Starting this month, we will be having two websites of the month. One will be focused on business or suppliers, the other will be research focused.
This month's research website is Google Books, specifically the home economics, sewing and dress-making categories. We'll share with you some of the really great full text/picture books from days gone by that we've found and give you pointers on where to find more!
This month I'm going to send you to another site that's not a costume site at all, but a site that you can use as a tool to open up your costuming horizons. And rather than tell you the theory, I'm going to show you how it works.
The Victorian cult of mourning reached its height in the 19th century. Polly explores the traditions and etiquette behind it.
The Commons on Flickr is a collection of historic public domain photographs from a variety of institutions from around the globe, including the Library of Congress, National Galleries of Scotland and George Eastman House.
Marion McNealy shares some of her favorites from this collection from around the world.
Have fun finding favorites of your own and exploring this interesting look at the past!
This month we feature a great research site: Wikimedia Commons. It's so much more than a place to host pictures for a Wikipedia entry!
We'll show you how to use the site, demonstrating its vast scope, giving you some in-roads and showing you where to start when you're looking for ideas or references. No longer will you need to stare at a blank search box, wondering where to begin!
You may remember reading in January's blog that Katherine Caron-Greig was in Paris for the New Year, happily photographing some of the best paintings in the Louvre. Such was our jealousy that it seems only right to feature the Louvre as our Website of the Month for February!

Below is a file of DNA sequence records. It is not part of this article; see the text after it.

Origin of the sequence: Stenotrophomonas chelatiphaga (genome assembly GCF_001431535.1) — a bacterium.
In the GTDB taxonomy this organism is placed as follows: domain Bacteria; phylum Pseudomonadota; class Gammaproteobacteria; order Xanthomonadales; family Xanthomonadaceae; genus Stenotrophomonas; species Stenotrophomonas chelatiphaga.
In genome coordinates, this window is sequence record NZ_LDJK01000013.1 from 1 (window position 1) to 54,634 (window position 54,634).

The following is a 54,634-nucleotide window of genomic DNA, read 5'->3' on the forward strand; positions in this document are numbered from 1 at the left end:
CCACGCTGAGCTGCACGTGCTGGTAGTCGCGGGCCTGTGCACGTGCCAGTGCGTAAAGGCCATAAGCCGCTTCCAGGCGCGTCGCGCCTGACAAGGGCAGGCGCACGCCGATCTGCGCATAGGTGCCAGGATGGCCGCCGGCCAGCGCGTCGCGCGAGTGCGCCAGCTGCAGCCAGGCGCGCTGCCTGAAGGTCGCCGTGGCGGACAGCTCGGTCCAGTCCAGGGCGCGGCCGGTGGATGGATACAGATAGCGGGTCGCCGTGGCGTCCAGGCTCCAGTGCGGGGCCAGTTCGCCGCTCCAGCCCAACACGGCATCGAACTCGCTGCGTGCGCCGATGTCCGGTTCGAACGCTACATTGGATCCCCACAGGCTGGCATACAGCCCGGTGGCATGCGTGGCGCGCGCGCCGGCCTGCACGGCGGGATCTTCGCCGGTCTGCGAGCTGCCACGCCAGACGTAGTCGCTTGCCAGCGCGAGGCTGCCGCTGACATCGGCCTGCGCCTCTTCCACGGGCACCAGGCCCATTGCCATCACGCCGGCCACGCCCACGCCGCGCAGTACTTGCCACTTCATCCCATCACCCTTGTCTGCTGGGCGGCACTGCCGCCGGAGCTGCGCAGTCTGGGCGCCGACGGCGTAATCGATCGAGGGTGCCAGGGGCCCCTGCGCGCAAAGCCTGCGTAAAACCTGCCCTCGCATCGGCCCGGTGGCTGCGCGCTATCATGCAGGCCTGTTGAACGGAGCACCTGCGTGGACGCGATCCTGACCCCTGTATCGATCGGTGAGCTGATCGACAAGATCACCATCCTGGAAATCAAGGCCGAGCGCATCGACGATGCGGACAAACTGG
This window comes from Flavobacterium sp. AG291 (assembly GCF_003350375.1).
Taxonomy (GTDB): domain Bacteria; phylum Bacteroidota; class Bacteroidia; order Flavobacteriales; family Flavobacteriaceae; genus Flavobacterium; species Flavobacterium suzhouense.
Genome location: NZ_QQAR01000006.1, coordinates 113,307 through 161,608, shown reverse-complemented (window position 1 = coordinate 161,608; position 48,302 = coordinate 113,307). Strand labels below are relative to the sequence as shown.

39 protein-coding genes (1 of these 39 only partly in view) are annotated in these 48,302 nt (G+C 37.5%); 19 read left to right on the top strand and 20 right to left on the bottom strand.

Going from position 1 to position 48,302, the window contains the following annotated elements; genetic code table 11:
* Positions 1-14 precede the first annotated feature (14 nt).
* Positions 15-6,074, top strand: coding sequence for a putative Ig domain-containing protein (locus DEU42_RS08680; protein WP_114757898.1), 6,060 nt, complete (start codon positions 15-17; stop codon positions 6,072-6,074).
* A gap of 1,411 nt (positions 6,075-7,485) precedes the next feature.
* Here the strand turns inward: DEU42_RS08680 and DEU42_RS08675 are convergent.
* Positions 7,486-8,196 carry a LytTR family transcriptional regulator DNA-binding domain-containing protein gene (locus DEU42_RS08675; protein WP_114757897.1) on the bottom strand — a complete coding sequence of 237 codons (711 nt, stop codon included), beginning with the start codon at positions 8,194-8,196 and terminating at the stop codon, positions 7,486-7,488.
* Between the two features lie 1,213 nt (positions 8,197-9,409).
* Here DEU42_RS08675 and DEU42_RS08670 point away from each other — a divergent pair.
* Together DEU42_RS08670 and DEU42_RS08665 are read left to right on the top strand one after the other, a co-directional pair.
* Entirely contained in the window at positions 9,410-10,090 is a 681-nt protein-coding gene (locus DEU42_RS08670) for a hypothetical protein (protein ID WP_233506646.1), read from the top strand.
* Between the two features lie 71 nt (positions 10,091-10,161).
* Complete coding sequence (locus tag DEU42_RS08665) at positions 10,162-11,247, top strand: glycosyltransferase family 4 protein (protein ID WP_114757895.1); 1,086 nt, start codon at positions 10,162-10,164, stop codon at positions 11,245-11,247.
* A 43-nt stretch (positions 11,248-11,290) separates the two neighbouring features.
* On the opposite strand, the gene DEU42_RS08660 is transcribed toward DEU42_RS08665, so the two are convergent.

I was once told how a woman vowed to visit every single work of art in the famous Paris museum; it took her five full days to see it all. The Musée du Louvre houses 35,000 works of art drawn from eight departments, displayed in over 60,000 square meters of exhibition space dedicated to the permanent collections. The website encourages the visitor to "explore the works on display, taking a thematic or cross-departmental approach," but on such a vast site, this can be daunting! To get you started, we've picked out a few highlights for you...
This month, you may watch in amusement as I wrangle with a subject I know very little about.
If you're as briefly acquainted with Tudor and Elizabethan costume as I am, prepare for a treat as we "ooh" and "aah" together over a new and wonderful branch of costume. Meanwhile, if this is your thang, you may alternatively watch in the aforementioned amusement and then go off to our Website of the Month in informed adoration of your very favourite thing.
Some you know, some you won't, but in any case, the next time you travel, consider incorporating your passion for fashion.
...to Elsabet Rowth one kyrtyll of worsted upper bodyed with blew satyn of bryderies...
The British History Online site is a wonderful source of first hand information about the clothing and material objects of daily life in Tudor England.
Come explore the riches with us!
Did you know that the Metropolitan Museum of Art's Costume Institute has a large online photo archive of their collection?
Neither did I until recently, since it's impossible to find from their home page!
I've found the back door to it, and sleuthed out a great many other museums with online costume collections!
The sailor suit finds its way full circle, back into the fashions, the sewing classes and the uniforms of the 20th century, completing the tale.
The sailor suit was a ubiquitous part of the Victorian era. Emmalia explores its development and why it was so popular.
A fabulous gown doesn't happen by accident! Designing for a big event takes thought, planning, research and creativity. Here's how.
How to design an original Victorian costume—something new, that would be right at home on the pages of La Mode Illustrée.
When making a costume, an extant garment is the ideal research source. Once you have one, how do you analyze it?
In part two, Polly looks at the development of fabrics, dyes and fastenings, and when they became part of popular fashion.
What fastenings, fabrics, techniques and accessories can you use? Polly has a timeline of new fashion inventions.
What stripes can mean and when they're appropriate, plus secrets to choosing, using, cutting and matching striped fabric.
From camisas to cintolas - Aylwen gives us an overview of Renaissance Italian men's fashion in the 15th century.
The chaperon was a popular men's hat in mid-15th century Europe. Constance introduces her interpretation of this iconic medieval style of headwear.